As a first-time Sig owner, I can already see that the blued finish is going to wear pretty quickly. Have any of you had your slides coated or plated, and if so, by whom, and how is the new finish holding up?
I have had both my P226 and P228 coated with the NP3 finish in what is called the Norton Package.
All steel done and no aluminum or alloy parts. The guns were done in early 1991 and 1992 and have been carried consistently for duty for the past 10 and 9 years respectively.
I have worn through the finish on the slide on the P228 but that is not a complaint on the front left corner where the slide make constant contact with the holster. This is every day exposed to the elements, thousand and thousands of presentations, countless rounds fired.
I got my moneys worth.
It is a good finish and I would do it again. I will send you some jpegs off line if you email off line.
Be safe and keep the brass flying,
Terry Peters formerly known as PT-Partners http://www.pt-partners.com
<font size=-1>[ This Message was edited by: Terry Peters on 2001-10-13 09:48 ]</font>
I had my Sig P220 "BearCoated" by Rocky Mountain Arms. Their delivery and processing of the gun was not as promised and my Sig was returned to me assembled incorrectly (non-firing). The finish wore quickly and I would not recommend them.
double check that Pin H/D inner and Outer, Wade - its hard to tell from the picture but it appears to be pointing to the rear. Sig specification of this set of special pins is the Outer opens to 12 and the inner to 6. This matches the point of highest shear force to the strongest aspect of the pins.
ARS coats slides in a variety of colors from $85. See website linked below.
Autauga Rifles black tefloned my P220 slide three or four years ago. Since then, it has been carried almost daily. The finish has suffered expected holster wear on and around the dust cover, but overall the finish has held up well, even after having been immersed in salt water a few times.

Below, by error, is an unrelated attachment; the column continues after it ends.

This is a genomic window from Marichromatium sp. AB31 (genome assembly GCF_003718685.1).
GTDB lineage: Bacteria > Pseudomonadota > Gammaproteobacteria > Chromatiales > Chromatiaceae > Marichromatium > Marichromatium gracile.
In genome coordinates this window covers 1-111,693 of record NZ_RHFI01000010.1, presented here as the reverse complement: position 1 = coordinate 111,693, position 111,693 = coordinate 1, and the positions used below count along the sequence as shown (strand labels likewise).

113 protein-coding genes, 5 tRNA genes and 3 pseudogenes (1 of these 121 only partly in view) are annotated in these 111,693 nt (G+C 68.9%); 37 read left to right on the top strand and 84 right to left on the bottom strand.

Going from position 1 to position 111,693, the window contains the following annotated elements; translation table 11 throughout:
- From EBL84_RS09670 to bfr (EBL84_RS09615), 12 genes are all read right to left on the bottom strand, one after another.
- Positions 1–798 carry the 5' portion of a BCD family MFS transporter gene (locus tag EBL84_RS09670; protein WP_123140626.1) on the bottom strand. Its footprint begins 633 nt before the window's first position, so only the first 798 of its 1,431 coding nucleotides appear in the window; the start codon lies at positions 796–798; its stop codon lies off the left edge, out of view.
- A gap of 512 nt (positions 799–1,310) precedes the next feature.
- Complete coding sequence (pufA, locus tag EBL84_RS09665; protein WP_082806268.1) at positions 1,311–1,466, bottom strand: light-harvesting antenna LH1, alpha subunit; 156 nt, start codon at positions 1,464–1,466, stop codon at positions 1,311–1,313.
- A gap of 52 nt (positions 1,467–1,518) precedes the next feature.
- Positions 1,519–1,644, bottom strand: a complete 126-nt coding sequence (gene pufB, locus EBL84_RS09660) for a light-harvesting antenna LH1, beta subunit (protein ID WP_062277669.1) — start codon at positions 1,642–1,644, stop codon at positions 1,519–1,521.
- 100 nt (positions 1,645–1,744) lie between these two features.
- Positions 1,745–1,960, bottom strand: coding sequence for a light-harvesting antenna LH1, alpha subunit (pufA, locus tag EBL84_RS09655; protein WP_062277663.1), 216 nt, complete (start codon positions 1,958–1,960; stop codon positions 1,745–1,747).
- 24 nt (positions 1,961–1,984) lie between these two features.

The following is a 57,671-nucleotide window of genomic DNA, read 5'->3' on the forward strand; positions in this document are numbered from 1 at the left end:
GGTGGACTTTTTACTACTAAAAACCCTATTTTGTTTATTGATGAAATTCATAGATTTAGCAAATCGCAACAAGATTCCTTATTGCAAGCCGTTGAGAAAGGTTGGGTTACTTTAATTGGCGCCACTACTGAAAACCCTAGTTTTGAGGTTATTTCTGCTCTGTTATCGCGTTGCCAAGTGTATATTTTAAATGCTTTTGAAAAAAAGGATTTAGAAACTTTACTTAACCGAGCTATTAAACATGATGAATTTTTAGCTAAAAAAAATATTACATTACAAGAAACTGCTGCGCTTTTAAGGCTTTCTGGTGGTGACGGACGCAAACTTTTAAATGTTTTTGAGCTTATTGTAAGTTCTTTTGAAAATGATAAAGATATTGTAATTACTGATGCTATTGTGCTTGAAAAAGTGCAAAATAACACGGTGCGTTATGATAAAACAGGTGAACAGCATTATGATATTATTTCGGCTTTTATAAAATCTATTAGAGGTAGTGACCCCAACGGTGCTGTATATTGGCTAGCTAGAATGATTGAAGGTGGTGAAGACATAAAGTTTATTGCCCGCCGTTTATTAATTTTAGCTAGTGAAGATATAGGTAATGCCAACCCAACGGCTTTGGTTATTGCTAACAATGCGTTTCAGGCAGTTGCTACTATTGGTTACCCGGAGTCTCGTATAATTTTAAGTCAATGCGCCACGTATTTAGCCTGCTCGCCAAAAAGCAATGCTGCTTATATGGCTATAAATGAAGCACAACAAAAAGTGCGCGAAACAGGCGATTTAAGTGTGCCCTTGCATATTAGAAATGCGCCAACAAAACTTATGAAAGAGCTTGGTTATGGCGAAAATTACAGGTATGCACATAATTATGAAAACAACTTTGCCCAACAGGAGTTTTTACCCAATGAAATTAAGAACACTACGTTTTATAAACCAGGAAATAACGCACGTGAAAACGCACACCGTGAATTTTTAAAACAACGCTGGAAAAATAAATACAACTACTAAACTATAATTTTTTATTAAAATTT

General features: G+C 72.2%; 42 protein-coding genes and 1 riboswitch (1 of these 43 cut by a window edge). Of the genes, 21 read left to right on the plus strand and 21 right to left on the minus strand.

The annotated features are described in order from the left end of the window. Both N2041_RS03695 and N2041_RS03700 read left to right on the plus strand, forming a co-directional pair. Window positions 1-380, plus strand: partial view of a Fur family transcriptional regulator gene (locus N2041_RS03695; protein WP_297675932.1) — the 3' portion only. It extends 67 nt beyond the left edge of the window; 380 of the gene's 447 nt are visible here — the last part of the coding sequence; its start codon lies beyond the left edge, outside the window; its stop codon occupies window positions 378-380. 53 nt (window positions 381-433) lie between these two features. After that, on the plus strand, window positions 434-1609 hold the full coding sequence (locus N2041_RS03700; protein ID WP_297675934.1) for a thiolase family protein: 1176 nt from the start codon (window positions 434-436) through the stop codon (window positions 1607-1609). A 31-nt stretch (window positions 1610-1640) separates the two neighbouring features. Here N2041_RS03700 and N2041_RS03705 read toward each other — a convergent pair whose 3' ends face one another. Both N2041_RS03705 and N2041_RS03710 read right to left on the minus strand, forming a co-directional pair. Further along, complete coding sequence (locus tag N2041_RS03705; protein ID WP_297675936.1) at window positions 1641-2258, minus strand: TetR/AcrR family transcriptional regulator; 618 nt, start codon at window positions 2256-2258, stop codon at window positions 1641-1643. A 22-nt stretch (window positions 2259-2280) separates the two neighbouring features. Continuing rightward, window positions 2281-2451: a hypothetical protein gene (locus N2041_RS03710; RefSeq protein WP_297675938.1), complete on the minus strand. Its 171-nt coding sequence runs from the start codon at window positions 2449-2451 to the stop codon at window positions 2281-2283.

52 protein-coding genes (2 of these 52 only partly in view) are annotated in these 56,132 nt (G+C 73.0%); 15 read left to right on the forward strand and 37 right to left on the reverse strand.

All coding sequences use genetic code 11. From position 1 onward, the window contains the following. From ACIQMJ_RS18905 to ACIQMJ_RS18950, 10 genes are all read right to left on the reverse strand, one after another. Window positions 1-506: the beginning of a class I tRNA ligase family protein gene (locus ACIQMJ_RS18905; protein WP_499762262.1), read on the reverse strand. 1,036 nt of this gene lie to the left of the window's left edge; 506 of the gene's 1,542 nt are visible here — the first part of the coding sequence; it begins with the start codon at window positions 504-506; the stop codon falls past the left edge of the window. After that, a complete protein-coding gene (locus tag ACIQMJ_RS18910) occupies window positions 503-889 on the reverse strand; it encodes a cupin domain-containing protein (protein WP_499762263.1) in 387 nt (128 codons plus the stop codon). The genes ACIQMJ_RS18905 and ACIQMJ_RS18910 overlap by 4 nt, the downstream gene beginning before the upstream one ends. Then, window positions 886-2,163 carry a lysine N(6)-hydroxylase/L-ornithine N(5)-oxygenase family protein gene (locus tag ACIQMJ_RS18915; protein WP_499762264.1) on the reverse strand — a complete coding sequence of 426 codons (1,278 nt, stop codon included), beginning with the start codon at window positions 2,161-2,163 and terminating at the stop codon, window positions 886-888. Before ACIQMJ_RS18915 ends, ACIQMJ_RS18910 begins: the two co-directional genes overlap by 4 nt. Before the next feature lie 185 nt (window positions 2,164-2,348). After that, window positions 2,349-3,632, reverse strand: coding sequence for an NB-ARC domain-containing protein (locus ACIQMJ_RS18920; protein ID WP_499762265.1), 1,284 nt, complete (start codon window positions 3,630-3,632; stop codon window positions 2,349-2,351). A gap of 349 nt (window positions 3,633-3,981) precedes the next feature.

I had Birdsong Black T my P220, but it was a little 'soft' and wore thru
quickly. I had Novak's do some more work on it, then after talking
to Mr. Birdsong, he convinced me to try it again. This time it has held
up very well, either that or the holsters I use broke in some more :-?
I may send him my P229 soon as I'm getting tired of dealing with rust (I work in a marine environment) however simple wipe downs with oil work just fine I'm just lazy. I also have come to like the look of a "working gun" with some holster wear.
There were a couple of older duty carry P220's refinished at my PD, including my own. The standard blue doesn't stand up to any type of regular carry very well.
If you do refinish a Sig, don't bother trying to get the factory to touch the gun afterwards. Their position is that refinishing outside of the factory will change the tolerances of the gun and cause malfunctions that they will not take responsibility for.
I found this to be true. One of these P220s ended up with a take down lever hole in the frame streched out of round. One would drop the magazine on each firing. I managed to screw mine up all on my own, at no specific fault of the finish, or gun.
With the arrival of the all stainless models, I would assume the the sensativity of the aluminum alloy frames will no longer be an issue.
On this topic, does anyone know what type of finish is being put on the black parts of the ST madels?
I had my 229 refinished by Robar. The finish was NP3 and I was very disapointed. The finish was nice enough but here is the problem. Underneath the original SIG finish there was some pitting on top of the slide. I did not know this. Robar took the original SIG finish off then NP3d it with out removing the pit marks. The result was a nice NP3 finish that showed the pit marks. I called Robar to complain and was told that I had not requested any modifications to the slide. A good customer service department would have called me when the pitting was discovered and asked if I would like the pit marks removed. Needless to say Robar will not be getting any more of my business. I ended up selling the 229 at a much lower price than I could have gotten had the job been done right.
I also had a gun done by Robar in NP3, and they didn't do much prep work at all. The gun was a new Colt 1991 that had some rough spots, and they really showed up after the NP3 was put on. They had told me that they would prep the gun in a matte finish by bead blasting, but they didn't do a very good job. Apparently unlike other shops, the exhorbitant fee you pay to have your guns coated with their magical NP3 doesn't get you any prep work beyond just removing the original finish.
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